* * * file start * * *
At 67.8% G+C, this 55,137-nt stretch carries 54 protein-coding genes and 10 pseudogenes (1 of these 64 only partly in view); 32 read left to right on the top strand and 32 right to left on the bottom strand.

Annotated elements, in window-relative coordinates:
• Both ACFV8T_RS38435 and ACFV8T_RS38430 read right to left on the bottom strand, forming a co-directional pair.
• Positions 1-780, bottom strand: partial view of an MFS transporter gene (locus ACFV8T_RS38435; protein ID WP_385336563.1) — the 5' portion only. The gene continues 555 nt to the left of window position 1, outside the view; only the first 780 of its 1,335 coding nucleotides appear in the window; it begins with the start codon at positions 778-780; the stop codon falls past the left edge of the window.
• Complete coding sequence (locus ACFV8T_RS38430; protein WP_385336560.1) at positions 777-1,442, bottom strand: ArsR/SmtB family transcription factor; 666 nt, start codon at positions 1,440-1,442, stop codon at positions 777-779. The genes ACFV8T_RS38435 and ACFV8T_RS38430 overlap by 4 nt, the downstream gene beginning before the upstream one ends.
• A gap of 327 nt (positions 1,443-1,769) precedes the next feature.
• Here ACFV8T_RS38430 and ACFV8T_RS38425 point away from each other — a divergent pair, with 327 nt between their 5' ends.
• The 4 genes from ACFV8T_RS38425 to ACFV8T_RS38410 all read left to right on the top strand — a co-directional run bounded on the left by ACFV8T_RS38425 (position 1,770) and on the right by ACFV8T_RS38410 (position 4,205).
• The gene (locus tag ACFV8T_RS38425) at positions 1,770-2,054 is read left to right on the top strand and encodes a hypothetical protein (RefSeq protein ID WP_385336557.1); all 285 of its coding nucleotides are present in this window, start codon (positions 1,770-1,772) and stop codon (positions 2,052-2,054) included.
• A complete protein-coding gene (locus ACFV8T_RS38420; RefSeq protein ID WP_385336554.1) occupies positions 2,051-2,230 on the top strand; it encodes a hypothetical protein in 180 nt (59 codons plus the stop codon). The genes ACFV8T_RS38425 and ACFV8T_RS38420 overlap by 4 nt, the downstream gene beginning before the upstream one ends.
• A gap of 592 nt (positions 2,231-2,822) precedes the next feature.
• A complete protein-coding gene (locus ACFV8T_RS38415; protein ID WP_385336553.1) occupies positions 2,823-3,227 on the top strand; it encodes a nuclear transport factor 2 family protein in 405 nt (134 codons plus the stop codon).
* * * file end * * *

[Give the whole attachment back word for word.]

At 67.8% G+C, this 55,137-nt stretch carries 54 protein-coding genes and 10 pseudogenes (1 of these 64 only partly in view); 32 read left to right on the top strand and 32 right to left on the bottom strand.

Annotated elements, in window-relative coordinates:
• Both ACFV8T_RS38435 and ACFV8T_RS38430 read right to left on the bottom strand, forming a co-directional pair.
• Positions 1-780, bottom strand: partial view of an MFS transporter gene (locus ACFV8T_RS38435; protein ID WP_385336563.1) — the 5' portion only. The gene continues 555 nt to the left of window position 1, outside the view; only the first 780 of its 1,335 coding nucleotides appear in the window; it begins with the start codon at positions 778-780; the stop codon falls past the left edge of the window.
• Complete coding sequence (locus ACFV8T_RS38430; protein WP_385336560.1) at positions 777-1,442, bottom strand: ArsR/SmtB family transcription factor; 666 nt, start codon at positions 1,440-1,442, stop codon at positions 777-779. The genes ACFV8T_RS38435 and ACFV8T_RS38430 overlap by 4 nt, the downstream gene beginning before the upstream one ends.
• A gap of 327 nt (positions 1,443-1,769) precedes the next feature.
• Here ACFV8T_RS38430 and ACFV8T_RS38425 point away from each other — a divergent pair, with 327 nt between their 5' ends.
• The 4 genes from ACFV8T_RS38425 to ACFV8T_RS38410 all read left to right on the top strand — a co-directional run bounded on the left by ACFV8T_RS38425 (position 1,770) and on the right by ACFV8T_RS38410 (position 4,205).
• The gene (locus tag ACFV8T_RS38425) at positions 1,770-2,054 is read left to right on the top strand and encodes a hypothetical protein (RefSeq protein ID WP_385336557.1); all 285 of its coding nucleotides are present in this window, start codon (positions 1,770-1,772) and stop codon (positions 2,052-2,054) included.
• A complete protein-coding gene (locus ACFV8T_RS38420; RefSeq protein ID WP_385336554.1) occupies positions 2,051-2,230 on the top strand; it encodes a hypothetical protein in 180 nt (59 codons plus the stop codon). The genes ACFV8T_RS38425 and ACFV8T_RS38420 overlap by 4 nt, the downstream gene beginning before the upstream one ends.
• A gap of 592 nt (positions 2,231-2,822) precedes the next feature.
• A complete protein-coding gene (locus ACFV8T_RS38415; protein ID WP_385336553.1) occupies positions 2,823-3,227 on the top strand; it encodes a nuclear transport factor 2 family protein in 405 nt (134 codons plus the stop codon).